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South Korea Schools

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August 26, 2001 | MARK MAGNIER, TIMES STAFF WRITER
Ever since Japan approved a controversial right-wing textbook in March, the South Korean government has demanded revisions to the Japanese curriculum and stepped up long-standing accusations that Japan whitewashes the history taught in its schools. Seoul insists that Japan admit to its own students and the world that it subjugated East Asia, forced Korean women into prostitution and jailed and killed men who resisted Japan's 1910-45 colonization of the Korean peninsula.
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WORLD
April 24, 2014 | By Steven Borowiec, This post has been corrected. See the note at the bottom for details.
ANSAN, South Korea - Seniors from the high school that lost scores of students in last week's ferry sinking returned to class Thursday, a step toward resuming normal routines in the community that's become the focal point of South Korea's biggest maritime tragedy in decades. Of the 476 people aboard the Sewol when disaster struck on April 16, 340 were staff and students from Danwon High School. As of Thursday afternoon, a total of 171 people had been confirmed dead and 131 were still listed as missing.
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WORLD
April 24, 2014 | By Steven Borowiec, This post has been corrected. See the note at the bottom for details.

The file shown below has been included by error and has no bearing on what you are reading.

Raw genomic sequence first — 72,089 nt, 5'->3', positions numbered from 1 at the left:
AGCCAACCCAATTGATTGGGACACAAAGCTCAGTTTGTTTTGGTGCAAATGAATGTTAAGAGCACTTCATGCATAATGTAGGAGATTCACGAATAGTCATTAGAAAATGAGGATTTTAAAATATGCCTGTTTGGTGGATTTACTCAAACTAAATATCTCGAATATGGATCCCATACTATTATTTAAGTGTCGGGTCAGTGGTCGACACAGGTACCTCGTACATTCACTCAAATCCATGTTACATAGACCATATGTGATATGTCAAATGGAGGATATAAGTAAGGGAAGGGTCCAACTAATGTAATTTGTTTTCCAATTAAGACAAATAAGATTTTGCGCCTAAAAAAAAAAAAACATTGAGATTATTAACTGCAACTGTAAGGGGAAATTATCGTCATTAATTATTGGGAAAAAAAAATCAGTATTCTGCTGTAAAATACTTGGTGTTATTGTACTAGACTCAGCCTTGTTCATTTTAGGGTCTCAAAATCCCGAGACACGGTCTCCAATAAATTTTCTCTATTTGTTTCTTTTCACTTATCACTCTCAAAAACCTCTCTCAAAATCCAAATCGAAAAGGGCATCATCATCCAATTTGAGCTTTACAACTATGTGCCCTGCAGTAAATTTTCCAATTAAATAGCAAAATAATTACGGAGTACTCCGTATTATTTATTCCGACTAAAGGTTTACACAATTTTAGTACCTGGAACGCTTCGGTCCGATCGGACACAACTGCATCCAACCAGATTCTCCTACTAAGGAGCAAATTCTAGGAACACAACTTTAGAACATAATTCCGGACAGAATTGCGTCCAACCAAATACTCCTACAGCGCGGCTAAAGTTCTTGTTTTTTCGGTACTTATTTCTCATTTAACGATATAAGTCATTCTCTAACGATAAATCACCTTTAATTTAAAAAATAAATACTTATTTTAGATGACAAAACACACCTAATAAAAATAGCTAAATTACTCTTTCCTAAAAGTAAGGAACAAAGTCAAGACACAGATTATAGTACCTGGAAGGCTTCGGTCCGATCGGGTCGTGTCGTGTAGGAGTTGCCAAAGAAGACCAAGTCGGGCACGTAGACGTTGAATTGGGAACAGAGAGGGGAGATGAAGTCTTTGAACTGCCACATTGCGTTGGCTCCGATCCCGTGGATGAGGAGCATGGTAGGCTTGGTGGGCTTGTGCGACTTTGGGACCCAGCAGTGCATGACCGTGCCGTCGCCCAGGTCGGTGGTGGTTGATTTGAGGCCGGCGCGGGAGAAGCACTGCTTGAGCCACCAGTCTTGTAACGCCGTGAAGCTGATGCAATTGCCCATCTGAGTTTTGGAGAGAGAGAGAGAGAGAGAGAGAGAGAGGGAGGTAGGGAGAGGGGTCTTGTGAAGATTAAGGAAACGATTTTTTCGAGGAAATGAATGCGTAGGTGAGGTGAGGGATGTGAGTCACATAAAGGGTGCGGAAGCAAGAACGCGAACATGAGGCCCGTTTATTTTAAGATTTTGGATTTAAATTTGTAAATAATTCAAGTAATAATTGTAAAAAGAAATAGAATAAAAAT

ANSAN, South Korea - Seniors from the high school that lost scores of students in last week's ferry sinking returned to class Thursday, a step toward resuming normal routines in the community that's become the focal point of South Korea's biggest maritime tragedy in decades. Of the 476 people aboard the Sewol when disaster struck on April 16, 340 were staff and students from Danwon High School. As of Thursday afternoon, a total of 171 people had been confirmed dead and 131 were still listed as missing.
NEWS
August 26, 2001 | MARK MAGNIER, TIMES STAFF WRITER
Ever since Japan approved a controversial right-wing textbook in March, the South Korean government has demanded revisions to the Japanese curriculum and stepped up long-standing accusations that Japan whitewashes the history taught in its schools. Seoul insists that Japan admit to its own students and the world that it subjugated East Asia, forced Korean women into prostitution and jailed and killed men who resisted Japan's 1910-45 colonization of the Korean peninsula.
NEWS
April 21, 2001 | MARK MAGNIER, TIMES STAFF WRITER
Fed up with what the South Korean education system was doing to his children, Jeon In Soo sent his wife and two daughters to live in Canada while he helped his ailing father and wrapped up his business affairs. If all goes well, he'll join them in a few years. "On holidays and weekends I get a bit lonely, but we call and e-mail. And my children seem so happy now," the 41-year old management consultant says.
WORLD
December 17, 2002 | Barbara Demick, Times Staff Writer
The standoff over North Korean nuclear weapons and a wave of anti-Americanism have turned what would have been a run-of-the-mill election in South Korea into one of the country's most important. South Korean voters go to the polls Thursday to choose a president to succeed Kim Dae Jung, the Nobel Peace laureate, barred by the constitution from seeking another five-year term.
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